There is some liturgical disagreement about it. But Lent generally ends on Good Friday, when Jesus was crucified on a cross of wood. Since then, millions have been crucified financially by paper money (a wood product). No one has ever been nailed to a cross of gold.

What Bryan had against gold was the same thing that all paper money pushers – including modern central bankers – have against it. Gold is uncooperative and stiff-necked. You borrow it and you have to pay it back. The lender expects to get his money back in real money.

And since the supply of gold rarely grows faster than the supply of goods and services for which it is exchanged, prices remain more or less stable. Debtors are not let off the hook.

Consumer prices rose from 1800 to 1913, when America’s central bank was founded, by 176%. New discoveries of gold in Alaska, South Africa and Australia had increased the money supply significantly. But that was nothing. In the 100 years since – when paper money was the stuff most often issued by the US Treasury – prices have gone up 448%.

Bryan got his way after all. Nobody in America suffers from an honest currency. Nobody pays back as much as he has borrowed. Even contracts with “CPI adjustment” clauses fail to make the lender whole. The feds have seen to that too.


william-jennings-bryan1William Jennings Bryan delivering a speech during his 1896 presidential campaign – one of a long list of inflationist charlatans that have plagued the world. His three bids for the presidency all bombed – but the takeover of the Democratic party through his pietist faction (which was enabled by Grover Cleveland being blamed for the 1893 panic) forever transformed the Democratic Party. It was the beginning of the move toward statism in America and the decline of voter interest in politics (see Murray Rothbard’s A History of Money and Banking in the United States, part 1 for details on this).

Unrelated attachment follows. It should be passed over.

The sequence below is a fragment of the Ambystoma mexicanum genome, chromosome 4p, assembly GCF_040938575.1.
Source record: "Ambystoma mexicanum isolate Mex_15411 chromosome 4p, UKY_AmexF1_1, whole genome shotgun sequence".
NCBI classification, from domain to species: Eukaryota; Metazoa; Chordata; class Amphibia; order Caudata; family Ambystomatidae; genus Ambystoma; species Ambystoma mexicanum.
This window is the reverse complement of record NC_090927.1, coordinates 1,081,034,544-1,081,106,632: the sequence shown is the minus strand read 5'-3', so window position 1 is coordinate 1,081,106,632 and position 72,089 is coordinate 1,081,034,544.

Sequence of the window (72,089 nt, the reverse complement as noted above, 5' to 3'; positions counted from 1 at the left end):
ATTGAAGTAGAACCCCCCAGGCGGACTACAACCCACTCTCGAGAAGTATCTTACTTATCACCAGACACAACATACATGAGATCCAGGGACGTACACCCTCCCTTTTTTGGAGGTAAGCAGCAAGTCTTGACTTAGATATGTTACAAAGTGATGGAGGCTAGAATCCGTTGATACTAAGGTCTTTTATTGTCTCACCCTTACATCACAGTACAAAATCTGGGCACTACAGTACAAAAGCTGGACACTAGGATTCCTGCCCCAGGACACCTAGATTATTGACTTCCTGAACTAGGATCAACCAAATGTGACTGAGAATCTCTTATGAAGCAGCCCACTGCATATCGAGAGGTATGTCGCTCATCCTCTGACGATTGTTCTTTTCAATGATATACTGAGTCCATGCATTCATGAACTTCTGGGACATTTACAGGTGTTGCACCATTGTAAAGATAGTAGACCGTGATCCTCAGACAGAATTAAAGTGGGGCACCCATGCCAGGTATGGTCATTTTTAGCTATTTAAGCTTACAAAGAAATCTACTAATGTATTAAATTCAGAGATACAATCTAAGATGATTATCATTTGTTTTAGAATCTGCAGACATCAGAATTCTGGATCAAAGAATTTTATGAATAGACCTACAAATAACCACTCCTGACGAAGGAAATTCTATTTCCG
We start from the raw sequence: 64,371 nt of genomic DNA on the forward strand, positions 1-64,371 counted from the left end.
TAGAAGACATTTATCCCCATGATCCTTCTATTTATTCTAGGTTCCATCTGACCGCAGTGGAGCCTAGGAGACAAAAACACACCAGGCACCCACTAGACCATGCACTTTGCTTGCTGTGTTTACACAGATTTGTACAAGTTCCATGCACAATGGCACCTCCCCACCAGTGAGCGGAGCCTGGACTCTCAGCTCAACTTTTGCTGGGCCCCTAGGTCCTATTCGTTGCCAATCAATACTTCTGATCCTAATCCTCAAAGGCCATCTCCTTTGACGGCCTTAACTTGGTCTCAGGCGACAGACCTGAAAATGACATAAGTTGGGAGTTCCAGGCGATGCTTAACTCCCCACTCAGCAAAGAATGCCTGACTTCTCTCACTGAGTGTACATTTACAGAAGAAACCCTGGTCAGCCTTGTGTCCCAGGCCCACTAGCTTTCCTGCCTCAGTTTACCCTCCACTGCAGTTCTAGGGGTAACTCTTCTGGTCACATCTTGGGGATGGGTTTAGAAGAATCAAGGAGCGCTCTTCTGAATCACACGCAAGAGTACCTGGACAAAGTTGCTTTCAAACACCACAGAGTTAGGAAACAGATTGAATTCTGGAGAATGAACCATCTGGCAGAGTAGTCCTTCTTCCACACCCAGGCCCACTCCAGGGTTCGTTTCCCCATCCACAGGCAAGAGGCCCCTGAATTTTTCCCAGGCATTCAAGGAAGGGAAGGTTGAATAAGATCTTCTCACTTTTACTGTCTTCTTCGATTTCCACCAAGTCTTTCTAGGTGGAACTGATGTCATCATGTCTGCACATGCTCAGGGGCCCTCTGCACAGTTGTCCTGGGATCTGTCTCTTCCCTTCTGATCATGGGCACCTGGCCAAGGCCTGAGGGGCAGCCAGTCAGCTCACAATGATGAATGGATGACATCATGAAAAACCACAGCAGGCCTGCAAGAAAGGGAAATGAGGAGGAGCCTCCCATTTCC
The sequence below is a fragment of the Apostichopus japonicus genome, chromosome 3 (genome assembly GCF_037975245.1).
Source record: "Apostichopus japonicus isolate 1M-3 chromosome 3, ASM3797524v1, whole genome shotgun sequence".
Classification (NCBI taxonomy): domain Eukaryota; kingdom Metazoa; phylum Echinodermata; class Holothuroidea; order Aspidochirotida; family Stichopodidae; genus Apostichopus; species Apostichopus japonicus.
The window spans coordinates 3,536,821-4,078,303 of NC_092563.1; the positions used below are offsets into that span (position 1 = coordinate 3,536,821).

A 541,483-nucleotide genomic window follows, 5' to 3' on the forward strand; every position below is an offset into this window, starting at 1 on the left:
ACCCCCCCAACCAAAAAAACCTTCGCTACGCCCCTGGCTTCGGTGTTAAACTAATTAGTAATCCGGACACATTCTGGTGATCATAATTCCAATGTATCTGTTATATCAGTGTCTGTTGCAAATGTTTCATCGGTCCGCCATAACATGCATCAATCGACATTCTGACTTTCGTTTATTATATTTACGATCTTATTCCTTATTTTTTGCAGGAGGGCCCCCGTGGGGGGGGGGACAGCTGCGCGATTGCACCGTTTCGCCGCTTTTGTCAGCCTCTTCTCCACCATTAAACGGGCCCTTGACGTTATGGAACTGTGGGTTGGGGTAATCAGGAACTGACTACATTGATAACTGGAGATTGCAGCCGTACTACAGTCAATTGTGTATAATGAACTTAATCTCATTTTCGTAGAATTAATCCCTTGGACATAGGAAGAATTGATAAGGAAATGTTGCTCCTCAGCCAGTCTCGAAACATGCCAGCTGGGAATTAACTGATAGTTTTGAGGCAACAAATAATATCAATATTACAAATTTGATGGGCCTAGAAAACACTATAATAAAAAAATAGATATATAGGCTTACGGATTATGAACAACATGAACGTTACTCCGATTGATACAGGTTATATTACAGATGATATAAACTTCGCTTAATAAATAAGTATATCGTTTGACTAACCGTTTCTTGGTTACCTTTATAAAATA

Photo via Library of Congress


Image captions by PT.


The above article is taken from the archives of the ‘Diary of a Rogue Economist’ originally written for Bonner & Partners. Bill Bonner founded Agora, Inc in 1978. It has since grown into one of the largest independent newsletter publishing companies in the world. He has also written three New York Times bestselling books, Financial Reckoning Day, Empire of Debt and Mobs, Messiahs and Markets.




Dear Readers!

You may have noticed that our header carries ab black flag. This is due to the recent passing of the main author of the Acting Man blog, Heinz Blasnik, under his nom de plume 'Pater Tenebrarum'. We want to thank you for following his blog for meanwhile 11 years and refer you to the 'Acting Man Classics' on the sidebar to get an introduction to his way of seeing economics. In the future, we will keep the blog running with regular uptates from our well known Co-Authors. For that, some financial help would be greatly appreciated. A special thank you to all readers who have already chipped in, your generosity is greatly appreciated. Regardless of that, we are honored by everybody's readership and hope we have managed to add a little value to your life.


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One Response to “The End of Honest Money”

  • Bill:

    My wife and I were in Botswana last May on a self guide safari and were delighted to find such a vibrant African Nation. The business people, almost none white, were the most customer focused I’ve ever encountered. We had no idea such a competent community existed right next to the more highly, at least in the US, publicized disasters like Zimbabwe. I never felt safer, more welcomed, more comfortable and less patronized in any place in the US.
    We left Botswana and traveled into South Africa, just 20 years out of apartheid. While staying in Kruger park my wife hailed a busy, whistling while he worked, black South African. When I saw the sudden transformation of this man from a naturally happy fellow into to physically shrunken and submissive caricature of a human being, I learned more about racism than I ever wanted to know, and am still processing the experience.
    I’m so glad to learn that the simple libertarian principles can work so well. If you’re ever in Kasani, take lunch at the cafe kitty corner from the main entrance to the airport. Don’t drive from Kasani to Maun without at least two spare tires, nor believe the travel time estimates of anyone in southern Africa. But by all means see Chobi and enjoy Botswana if you can.